I don’t mean to impose, but I am the Ocean

I don’t mean to impose, but I am the Ocean

On Thursday just gone (29th September), 2m of swell with an 11 second period and a SW direction rolled in.

Fistral was about head and a half high, and in such warm weather, very well subscribed. So there was only one thing for it: Fluffers!

A view you wouldn't want from in front of those rocks

Smiler and I predicted Fluffers would be breaking with the tide being so low at 0.1m. We paddled out into the wide and not so deep blue using the usual rip as a conveyer belt, and sure enough Fluffers was humping in at double overhead height.

For those who aren’t familiar, this extra size is due to the steep ramping effect of the reef down there which goes from about 30ft to 10ft in quite a short distance. The water gets piled up and up and then it pushes over an even shallower part and then the wave explodes with always surprising force.

James 'Smiler' Waters steps into an empty lift shaft

Double overhead waves at Fistral can give you quite a slap, but the wipeout soon subsides. Fluffers at that size is just breaking but as Smiler discovered when he received what was in his own words ‘the biggest hammering I’ve had all year’ (and there have been some!) it is just a completely different animal.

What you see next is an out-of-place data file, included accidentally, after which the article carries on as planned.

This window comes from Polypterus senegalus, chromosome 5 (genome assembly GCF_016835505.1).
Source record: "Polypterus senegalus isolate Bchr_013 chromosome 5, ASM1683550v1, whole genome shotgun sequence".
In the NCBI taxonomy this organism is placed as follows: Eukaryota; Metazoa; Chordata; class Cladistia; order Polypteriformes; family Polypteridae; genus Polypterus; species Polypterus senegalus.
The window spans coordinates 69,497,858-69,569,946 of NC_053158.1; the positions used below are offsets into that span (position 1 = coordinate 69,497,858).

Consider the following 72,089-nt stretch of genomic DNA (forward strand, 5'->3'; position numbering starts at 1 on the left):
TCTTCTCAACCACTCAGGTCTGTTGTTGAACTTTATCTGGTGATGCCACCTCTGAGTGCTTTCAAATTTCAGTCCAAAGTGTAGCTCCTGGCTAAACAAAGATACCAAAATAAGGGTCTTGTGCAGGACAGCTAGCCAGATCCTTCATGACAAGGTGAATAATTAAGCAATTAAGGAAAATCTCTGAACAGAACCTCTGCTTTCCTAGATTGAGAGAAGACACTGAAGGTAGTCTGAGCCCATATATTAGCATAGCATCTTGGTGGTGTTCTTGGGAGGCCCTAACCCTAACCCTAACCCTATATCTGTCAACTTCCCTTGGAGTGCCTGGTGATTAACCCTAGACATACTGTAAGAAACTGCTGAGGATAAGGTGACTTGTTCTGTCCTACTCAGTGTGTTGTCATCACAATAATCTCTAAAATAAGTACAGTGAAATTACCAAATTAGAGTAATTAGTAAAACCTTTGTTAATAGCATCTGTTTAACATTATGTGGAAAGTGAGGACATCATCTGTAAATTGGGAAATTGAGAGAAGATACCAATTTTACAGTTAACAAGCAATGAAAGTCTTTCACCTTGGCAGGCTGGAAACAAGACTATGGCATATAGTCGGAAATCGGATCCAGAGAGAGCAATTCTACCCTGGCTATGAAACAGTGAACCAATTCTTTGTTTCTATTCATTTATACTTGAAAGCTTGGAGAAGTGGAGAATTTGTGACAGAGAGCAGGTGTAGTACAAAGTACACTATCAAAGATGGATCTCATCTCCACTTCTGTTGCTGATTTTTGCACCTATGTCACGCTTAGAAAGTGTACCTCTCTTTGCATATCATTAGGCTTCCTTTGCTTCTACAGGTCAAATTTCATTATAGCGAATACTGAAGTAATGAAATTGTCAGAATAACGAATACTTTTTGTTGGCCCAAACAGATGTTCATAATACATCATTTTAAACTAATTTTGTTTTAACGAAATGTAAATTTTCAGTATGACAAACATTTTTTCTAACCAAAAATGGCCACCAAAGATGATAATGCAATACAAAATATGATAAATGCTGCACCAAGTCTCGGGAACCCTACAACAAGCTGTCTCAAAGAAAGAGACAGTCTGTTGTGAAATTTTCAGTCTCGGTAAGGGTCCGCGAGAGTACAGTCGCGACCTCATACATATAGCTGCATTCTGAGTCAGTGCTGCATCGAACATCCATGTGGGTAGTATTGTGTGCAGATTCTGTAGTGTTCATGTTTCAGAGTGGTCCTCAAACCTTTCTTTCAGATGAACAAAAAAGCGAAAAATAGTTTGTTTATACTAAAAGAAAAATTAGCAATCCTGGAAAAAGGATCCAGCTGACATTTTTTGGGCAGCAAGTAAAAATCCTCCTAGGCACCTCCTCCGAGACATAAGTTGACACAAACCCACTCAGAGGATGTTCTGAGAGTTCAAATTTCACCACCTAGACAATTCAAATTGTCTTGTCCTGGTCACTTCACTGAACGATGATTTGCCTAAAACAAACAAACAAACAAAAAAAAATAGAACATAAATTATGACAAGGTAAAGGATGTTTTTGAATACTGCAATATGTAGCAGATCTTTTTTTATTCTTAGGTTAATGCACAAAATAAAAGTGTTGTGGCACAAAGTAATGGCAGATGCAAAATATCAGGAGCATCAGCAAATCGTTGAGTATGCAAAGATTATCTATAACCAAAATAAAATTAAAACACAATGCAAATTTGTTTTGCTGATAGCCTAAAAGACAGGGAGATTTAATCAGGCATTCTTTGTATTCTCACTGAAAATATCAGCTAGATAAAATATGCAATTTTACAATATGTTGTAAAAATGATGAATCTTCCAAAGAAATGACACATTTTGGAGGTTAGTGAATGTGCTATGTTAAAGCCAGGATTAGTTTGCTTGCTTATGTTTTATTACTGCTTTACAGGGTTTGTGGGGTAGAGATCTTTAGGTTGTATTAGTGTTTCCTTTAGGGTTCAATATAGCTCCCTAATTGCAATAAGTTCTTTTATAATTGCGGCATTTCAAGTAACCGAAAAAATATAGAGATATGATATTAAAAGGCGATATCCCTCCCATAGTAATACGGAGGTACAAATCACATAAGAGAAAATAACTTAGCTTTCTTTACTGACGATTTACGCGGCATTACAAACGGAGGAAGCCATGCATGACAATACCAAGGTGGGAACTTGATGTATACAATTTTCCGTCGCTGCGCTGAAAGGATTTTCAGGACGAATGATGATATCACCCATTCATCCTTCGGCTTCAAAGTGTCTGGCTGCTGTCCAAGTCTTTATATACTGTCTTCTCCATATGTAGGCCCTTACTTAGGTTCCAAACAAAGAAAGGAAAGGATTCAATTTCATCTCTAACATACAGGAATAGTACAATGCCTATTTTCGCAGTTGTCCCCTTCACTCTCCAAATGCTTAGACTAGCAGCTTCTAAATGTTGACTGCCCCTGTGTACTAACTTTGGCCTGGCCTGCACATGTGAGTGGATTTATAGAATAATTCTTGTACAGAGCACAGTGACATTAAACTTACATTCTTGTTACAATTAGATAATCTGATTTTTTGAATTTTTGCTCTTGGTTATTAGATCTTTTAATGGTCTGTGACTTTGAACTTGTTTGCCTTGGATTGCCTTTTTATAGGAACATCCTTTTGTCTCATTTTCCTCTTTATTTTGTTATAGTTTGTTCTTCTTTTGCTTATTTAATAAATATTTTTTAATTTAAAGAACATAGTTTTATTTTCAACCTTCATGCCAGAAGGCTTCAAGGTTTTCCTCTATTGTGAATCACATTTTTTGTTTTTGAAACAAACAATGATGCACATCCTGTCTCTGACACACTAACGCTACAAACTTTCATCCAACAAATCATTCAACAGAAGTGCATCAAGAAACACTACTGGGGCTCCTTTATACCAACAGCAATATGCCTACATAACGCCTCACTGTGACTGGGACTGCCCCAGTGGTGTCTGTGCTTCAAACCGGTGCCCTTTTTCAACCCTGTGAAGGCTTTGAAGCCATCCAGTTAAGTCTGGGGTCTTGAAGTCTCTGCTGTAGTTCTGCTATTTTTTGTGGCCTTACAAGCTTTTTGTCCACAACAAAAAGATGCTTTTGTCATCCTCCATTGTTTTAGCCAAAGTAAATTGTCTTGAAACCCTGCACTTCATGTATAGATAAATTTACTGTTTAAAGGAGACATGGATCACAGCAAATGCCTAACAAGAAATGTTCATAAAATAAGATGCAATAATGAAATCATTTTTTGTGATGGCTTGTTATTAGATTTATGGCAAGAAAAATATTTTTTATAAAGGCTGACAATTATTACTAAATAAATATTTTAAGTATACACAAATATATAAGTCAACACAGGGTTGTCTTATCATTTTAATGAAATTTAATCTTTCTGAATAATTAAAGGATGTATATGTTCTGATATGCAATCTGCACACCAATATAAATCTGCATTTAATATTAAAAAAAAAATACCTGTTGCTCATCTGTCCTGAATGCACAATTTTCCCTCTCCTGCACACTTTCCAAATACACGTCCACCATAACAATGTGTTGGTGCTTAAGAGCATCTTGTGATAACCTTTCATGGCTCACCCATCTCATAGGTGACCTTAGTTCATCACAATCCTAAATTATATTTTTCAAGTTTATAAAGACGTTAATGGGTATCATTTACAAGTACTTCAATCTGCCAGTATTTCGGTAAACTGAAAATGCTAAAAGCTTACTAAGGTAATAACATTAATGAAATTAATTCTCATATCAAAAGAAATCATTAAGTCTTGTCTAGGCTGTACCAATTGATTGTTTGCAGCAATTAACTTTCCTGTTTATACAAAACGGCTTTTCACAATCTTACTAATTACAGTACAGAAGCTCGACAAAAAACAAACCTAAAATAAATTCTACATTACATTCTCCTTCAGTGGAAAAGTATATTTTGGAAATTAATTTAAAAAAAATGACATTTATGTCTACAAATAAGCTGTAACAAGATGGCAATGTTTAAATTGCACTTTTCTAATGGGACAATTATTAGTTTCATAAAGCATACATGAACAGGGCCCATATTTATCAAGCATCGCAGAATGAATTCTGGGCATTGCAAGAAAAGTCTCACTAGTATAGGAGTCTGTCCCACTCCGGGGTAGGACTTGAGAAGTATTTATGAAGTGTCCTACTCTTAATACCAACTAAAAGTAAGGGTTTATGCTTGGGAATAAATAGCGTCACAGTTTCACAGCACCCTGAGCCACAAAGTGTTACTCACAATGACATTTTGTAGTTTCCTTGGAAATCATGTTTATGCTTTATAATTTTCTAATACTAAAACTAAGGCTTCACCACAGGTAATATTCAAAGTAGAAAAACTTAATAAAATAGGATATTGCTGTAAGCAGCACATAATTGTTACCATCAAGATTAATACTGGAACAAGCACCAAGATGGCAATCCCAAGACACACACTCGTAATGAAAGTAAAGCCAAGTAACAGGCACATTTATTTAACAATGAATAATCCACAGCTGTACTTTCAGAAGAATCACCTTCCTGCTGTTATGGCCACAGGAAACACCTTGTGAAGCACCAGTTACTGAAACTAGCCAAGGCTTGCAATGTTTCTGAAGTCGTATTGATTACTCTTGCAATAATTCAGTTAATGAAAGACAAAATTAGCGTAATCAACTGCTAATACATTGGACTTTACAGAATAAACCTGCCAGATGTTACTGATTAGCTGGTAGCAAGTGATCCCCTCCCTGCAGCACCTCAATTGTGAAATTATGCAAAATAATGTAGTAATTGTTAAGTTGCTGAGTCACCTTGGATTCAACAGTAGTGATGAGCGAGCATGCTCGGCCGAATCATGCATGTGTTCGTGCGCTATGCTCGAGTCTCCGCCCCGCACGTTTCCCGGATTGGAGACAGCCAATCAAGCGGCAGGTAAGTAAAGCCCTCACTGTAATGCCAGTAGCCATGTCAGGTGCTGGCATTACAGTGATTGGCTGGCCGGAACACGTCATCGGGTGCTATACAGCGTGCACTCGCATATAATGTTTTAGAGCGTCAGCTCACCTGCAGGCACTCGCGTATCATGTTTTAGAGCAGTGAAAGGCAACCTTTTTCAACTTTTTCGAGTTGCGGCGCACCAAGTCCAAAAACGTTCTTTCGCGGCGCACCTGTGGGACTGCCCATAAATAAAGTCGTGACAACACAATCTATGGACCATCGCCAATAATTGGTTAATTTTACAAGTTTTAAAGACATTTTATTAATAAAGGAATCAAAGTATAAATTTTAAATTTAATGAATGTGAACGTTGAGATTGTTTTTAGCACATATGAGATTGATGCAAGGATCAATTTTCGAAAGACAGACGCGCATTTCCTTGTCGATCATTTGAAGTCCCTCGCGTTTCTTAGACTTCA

This day, our good friend Céline Collaud (check out her webby at www.eventjam-ltd.com and give her a holler if you want a kick ass event sorting) came and grabbed some photos and so recorded Smiler’s wipeout. We had a few waves under our belts before Céline arrived, but no photos of them so you’ll have to take me at my word!

And finally hits the ground. Ah, surface tension, my old friend!

What is interesting is not the size of the wave, but the intensity of Smiler’s wipeout. He explained that he got drilled down, it went dark, started to go light again as he came up, then before he broke the surface, he was sucked down again. When Smiler finally came back up, it was just in time to get another one on the head. So just a second or two away from a two wave hold down on what you would call a 6ft day. Crikey!

Fortunately Smiler has lungs like blast furnace bellows and the experience required to remain calm and conserve the energy required for a sprint paddle away from the rocks of doom on the inside and was back out to snag another wave to redress the balance.

One proper hiding later, the real work begins.

I’m just so surprised that this place can deal out such a kicking when it looks relatively innocent.

Key learning points then?

1. Never goad the waves during the lulls – the ocean will hear and you will be smoten!
2. Pick your battles carefully when Fluffers gets bigger.
3. Look after your lungs kids!

Really though, a 2m swell and a 9ft board, it does seem a touch bigger doesn't it?

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